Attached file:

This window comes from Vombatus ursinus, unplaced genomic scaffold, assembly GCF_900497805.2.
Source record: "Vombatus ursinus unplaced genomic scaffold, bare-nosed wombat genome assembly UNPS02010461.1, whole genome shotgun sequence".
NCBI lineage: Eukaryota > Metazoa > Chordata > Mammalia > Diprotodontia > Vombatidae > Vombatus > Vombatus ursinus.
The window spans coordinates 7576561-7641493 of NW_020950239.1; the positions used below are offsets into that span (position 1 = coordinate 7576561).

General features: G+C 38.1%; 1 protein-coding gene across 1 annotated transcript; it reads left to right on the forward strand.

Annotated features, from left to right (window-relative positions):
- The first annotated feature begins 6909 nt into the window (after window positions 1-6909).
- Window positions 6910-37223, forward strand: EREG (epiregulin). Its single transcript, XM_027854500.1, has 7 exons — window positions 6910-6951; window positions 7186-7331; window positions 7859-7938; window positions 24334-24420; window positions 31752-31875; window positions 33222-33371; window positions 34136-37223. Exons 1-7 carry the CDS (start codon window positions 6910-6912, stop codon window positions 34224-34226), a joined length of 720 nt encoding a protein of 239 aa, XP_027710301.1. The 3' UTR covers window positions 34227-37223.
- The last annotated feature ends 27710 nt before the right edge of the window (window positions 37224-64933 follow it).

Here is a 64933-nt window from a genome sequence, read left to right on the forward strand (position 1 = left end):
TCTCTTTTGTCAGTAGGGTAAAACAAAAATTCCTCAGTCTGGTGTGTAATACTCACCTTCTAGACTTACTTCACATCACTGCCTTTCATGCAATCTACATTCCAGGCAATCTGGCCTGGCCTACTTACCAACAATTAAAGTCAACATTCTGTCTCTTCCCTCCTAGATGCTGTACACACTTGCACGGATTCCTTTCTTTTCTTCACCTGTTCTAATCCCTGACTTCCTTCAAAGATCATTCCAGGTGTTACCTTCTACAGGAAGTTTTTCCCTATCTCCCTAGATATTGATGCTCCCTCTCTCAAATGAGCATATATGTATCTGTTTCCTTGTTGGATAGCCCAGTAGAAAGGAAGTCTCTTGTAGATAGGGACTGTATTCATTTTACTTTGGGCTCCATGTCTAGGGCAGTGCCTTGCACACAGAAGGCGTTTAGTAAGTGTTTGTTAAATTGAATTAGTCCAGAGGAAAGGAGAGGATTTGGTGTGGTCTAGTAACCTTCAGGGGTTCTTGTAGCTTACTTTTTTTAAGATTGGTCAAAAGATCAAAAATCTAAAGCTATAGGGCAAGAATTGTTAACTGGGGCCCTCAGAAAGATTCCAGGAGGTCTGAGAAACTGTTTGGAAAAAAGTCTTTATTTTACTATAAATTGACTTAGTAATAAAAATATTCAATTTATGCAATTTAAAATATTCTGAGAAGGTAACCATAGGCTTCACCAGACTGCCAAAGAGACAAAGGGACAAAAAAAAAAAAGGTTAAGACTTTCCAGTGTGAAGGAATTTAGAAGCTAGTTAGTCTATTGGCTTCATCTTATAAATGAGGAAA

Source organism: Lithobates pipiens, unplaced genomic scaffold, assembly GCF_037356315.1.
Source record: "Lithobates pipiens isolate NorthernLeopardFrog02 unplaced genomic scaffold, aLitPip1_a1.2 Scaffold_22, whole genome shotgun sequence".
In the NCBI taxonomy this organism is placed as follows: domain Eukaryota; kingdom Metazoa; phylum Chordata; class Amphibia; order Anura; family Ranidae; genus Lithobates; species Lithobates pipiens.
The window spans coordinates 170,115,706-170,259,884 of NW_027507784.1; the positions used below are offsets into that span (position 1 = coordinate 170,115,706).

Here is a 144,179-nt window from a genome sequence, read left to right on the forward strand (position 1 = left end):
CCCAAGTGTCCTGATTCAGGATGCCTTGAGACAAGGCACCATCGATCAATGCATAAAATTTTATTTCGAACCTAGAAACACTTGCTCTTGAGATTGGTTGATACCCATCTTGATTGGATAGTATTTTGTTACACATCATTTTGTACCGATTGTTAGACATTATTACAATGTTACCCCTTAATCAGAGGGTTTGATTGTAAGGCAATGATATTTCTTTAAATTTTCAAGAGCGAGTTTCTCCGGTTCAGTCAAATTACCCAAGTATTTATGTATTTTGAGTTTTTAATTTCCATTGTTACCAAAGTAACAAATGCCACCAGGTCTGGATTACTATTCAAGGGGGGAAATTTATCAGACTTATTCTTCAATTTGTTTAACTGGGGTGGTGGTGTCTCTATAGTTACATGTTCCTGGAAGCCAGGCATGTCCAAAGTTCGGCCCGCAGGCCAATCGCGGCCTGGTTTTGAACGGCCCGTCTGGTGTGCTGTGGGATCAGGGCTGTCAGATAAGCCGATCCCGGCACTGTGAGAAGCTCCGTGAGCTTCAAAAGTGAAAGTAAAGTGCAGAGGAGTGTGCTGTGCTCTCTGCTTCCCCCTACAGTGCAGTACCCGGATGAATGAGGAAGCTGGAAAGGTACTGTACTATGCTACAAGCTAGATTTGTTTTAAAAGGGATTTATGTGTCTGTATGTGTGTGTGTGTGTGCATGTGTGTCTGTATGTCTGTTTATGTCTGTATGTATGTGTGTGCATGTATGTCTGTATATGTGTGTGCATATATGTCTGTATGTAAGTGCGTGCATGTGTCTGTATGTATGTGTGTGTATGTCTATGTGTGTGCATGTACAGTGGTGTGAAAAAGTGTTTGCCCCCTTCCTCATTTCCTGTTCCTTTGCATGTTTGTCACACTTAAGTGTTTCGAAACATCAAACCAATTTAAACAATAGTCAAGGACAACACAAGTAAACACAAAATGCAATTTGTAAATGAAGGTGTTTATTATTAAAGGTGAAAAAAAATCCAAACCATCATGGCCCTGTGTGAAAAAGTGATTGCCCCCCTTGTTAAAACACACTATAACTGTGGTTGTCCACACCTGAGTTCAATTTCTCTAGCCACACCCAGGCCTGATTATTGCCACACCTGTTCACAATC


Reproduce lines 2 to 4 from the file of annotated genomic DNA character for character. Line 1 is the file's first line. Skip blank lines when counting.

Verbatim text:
Source record: "Vombatus ursinus unplaced genomic scaffold, bare-nosed wombat genome assembly UNPS02010461.1, whole genome shotgun sequence".
NCBI lineage: Eukaryota > Metazoa > Chordata > Mammalia > Diprotodontia > Vombatidae > Vombatus > Vombatus ursinus.
The window spans coordinates 7576561-7641493 of NW_020950239.1; the positions used below are offsets into that span (position 1 = coordinate 7576561).